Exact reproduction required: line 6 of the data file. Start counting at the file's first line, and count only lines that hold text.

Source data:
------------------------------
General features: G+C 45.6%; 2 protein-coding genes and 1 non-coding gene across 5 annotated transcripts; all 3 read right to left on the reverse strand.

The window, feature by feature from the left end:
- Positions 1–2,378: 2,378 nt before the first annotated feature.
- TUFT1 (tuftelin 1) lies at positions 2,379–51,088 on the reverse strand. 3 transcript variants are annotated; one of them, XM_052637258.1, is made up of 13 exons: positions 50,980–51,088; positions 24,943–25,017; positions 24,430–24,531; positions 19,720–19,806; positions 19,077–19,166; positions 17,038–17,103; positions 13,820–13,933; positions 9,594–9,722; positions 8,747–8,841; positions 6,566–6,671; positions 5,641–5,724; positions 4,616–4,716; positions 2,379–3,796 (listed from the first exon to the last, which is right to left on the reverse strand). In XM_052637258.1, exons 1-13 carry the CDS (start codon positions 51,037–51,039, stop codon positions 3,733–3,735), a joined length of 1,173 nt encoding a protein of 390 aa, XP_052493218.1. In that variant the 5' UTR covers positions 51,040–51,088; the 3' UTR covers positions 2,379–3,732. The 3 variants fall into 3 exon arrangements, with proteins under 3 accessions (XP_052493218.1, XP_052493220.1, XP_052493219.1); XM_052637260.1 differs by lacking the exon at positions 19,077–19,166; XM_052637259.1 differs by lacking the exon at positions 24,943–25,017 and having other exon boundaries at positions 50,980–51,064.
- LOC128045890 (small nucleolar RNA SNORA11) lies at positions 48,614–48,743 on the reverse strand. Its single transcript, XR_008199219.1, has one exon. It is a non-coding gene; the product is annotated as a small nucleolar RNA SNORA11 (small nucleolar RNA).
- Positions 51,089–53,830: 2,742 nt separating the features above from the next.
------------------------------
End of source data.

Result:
- Positions 51,089–53,830: 2,742 nt separating the features above from the next.